However, your question disturbs me somewhat in that you have apparently asked how much your atty will be asking for (not what he thinks it'll settle for). With few exceptions the firm representing you will put together a demand package, enclosing copies of medicals, photos, reports and other relevant evidence with a request (demand) for settlement. You should ask for a copy of it and ask your lawyer how realistic the number is in his opinion (some firms have a practice of shooting for the moon at this stage while others demand a more realistic number). If they fail to provide you with this there may be reason for concern, absent a reasonable explanation. How this helps. good luck.

  4. Matthew Phillip Konecky

    Pro

    Contributor Level 15

    Answered . I agree with attorney Carillo, there are several factors in determining the value of your case. First, you have to evaluate your injuries. This is done by reviewing your doctors' reports. If you had a primary orthopeadic or chiropractic doctor they will evaluate you based on the AMA Guidlines. The more severe your injury the hire value your case.
    In addition, the case value is based on out of pocket expenses such as medical bills past and future. Lastly, your lost work time can be a major factor. Go over these issues with your attorney that should help you develope a reasonable idea of the value of your case.
    Be mindful, your case may be worth more than the insurance policy limits of the person who hit you. That could result in a lower settlement amount.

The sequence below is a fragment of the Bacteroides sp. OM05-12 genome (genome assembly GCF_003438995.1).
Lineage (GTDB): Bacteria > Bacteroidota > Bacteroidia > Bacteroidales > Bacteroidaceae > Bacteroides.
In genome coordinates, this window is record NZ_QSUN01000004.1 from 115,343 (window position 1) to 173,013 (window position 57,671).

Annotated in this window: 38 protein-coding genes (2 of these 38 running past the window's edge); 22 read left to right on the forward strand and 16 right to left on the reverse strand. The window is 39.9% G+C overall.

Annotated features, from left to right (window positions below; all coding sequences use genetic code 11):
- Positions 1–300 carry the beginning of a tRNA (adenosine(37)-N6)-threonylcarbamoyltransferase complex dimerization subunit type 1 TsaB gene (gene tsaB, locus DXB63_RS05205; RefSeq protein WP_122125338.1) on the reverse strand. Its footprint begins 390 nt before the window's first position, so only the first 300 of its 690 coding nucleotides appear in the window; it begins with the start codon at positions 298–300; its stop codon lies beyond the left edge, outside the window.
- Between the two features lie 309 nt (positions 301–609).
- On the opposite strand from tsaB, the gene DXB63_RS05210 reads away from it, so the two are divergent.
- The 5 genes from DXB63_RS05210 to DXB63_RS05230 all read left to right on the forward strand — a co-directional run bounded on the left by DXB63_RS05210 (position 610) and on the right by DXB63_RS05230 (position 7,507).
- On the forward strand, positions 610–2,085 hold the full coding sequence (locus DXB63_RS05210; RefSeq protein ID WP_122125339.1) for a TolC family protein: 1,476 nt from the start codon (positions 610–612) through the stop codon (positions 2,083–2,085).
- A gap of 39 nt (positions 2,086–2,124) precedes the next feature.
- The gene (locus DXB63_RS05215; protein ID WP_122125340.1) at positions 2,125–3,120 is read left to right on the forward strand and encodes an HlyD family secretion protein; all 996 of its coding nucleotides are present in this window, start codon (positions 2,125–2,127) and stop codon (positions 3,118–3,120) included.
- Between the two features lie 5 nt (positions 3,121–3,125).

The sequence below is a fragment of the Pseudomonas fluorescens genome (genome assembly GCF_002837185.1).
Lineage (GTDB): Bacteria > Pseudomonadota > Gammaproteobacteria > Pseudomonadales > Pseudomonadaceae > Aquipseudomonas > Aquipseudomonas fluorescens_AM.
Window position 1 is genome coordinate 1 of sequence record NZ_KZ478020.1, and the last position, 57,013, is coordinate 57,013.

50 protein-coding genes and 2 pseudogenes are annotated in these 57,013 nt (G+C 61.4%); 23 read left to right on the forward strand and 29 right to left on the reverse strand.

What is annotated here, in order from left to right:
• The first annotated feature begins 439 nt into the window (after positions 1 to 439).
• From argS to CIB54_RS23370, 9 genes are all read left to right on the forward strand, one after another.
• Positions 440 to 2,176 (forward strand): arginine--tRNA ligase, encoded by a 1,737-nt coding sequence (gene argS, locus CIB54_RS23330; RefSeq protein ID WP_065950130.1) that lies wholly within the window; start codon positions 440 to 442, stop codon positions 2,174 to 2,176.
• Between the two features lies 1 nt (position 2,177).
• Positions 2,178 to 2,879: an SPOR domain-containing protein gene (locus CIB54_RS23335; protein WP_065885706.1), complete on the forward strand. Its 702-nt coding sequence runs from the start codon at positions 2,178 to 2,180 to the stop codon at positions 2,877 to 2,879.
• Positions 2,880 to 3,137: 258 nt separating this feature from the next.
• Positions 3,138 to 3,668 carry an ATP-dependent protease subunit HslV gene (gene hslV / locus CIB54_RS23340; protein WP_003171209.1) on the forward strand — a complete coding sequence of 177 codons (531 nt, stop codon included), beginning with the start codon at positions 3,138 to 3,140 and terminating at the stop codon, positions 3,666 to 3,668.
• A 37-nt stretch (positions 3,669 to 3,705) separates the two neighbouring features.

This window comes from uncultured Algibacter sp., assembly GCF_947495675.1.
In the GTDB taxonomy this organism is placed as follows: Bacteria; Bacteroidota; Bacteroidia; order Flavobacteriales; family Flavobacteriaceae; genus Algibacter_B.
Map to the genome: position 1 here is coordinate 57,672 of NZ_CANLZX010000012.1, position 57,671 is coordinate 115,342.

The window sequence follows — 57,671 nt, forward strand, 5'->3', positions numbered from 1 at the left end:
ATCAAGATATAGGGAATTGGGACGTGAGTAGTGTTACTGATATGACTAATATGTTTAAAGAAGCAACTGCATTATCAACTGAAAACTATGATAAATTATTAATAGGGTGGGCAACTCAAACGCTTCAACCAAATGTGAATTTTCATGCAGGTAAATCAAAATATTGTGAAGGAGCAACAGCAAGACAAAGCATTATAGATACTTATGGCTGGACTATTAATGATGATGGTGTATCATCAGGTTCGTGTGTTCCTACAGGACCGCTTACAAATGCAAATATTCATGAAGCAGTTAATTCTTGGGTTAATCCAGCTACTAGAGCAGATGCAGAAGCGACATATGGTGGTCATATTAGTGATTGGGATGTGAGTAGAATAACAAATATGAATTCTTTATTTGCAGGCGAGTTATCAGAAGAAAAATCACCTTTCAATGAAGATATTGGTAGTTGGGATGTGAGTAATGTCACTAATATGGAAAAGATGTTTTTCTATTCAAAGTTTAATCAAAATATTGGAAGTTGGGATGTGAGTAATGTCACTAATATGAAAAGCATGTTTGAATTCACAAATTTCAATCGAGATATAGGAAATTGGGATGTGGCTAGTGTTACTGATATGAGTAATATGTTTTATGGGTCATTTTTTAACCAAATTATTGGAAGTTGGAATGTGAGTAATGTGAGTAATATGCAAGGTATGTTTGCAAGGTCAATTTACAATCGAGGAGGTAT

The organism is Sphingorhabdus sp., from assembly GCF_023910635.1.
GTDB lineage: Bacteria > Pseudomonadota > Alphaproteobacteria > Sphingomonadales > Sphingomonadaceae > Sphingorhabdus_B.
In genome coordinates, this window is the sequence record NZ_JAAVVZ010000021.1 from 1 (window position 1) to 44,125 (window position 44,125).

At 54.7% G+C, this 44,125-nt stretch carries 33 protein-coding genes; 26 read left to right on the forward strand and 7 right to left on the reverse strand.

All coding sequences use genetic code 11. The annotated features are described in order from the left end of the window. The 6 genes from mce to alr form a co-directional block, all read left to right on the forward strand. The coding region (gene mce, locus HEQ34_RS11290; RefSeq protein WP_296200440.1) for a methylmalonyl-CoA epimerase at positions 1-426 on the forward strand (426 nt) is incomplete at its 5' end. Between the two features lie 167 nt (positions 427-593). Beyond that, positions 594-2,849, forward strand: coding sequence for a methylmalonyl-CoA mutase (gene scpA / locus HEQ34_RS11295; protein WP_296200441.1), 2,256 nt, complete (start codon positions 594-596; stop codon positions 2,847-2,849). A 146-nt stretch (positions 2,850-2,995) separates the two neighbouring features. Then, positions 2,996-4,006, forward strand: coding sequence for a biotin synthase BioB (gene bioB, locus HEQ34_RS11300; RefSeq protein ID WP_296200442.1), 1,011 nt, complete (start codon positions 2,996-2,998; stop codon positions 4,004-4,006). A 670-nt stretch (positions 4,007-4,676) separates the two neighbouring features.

Speak to your lawyer about these issues. Good luck.

  5. Joseph Jonathan Brophy

    Contributor Level 19

    Answered . There are a lot of factors that go into a settlement demand. I generally tell my clients early on that I will not discuss what their case is worth until the other side makes an offer. You should ask your lawyer flat out if that is his or her policy. If so, there are a lot of good reasons for it. If the lawyer mentions a figure he hopes to get, and then doesn't get it, the client may be upset and feel the lawyer did a bad job, even if the lawyer did his best. A lot of factors go into a settlement, and proving fault on the other side is just the beginning. Proving up injuries can be tricky. What something is worth is not a precise calculation. You can have the worst injuries in the world, but usually you can't collect more than the insurance coverage. You should sit down with your lawyer and ask for an explanation of his or her strategy and objectives in the case, and find out if the case presents any particular problems. Don't expect a promise of a dollar figure, but if you don't think you are getting a straight answer, get another opinion.

  6. John Leif Fossum

    Contributor Level 17

    Answered . Your attorney is the person to ask. Any one else would just be guessing.

    This response is for informational purposes only and is not offered as legal advice.

Can't find what you're looking for? Ask a Lawyer

Get free answers from experienced attorneys.

 

Ask now

23,462 answers this week

2,737 attorneys answering

Ask a Lawyer

Get answers from top-rated lawyers.

  • It's FREE
  • It's easy
  • It's anonymous

23,462 answers this week

2,737 attorneys answering

Legal Dictionary

Don't speak legalese? We define thousands of terms in plain English.

Browse our legal dictionary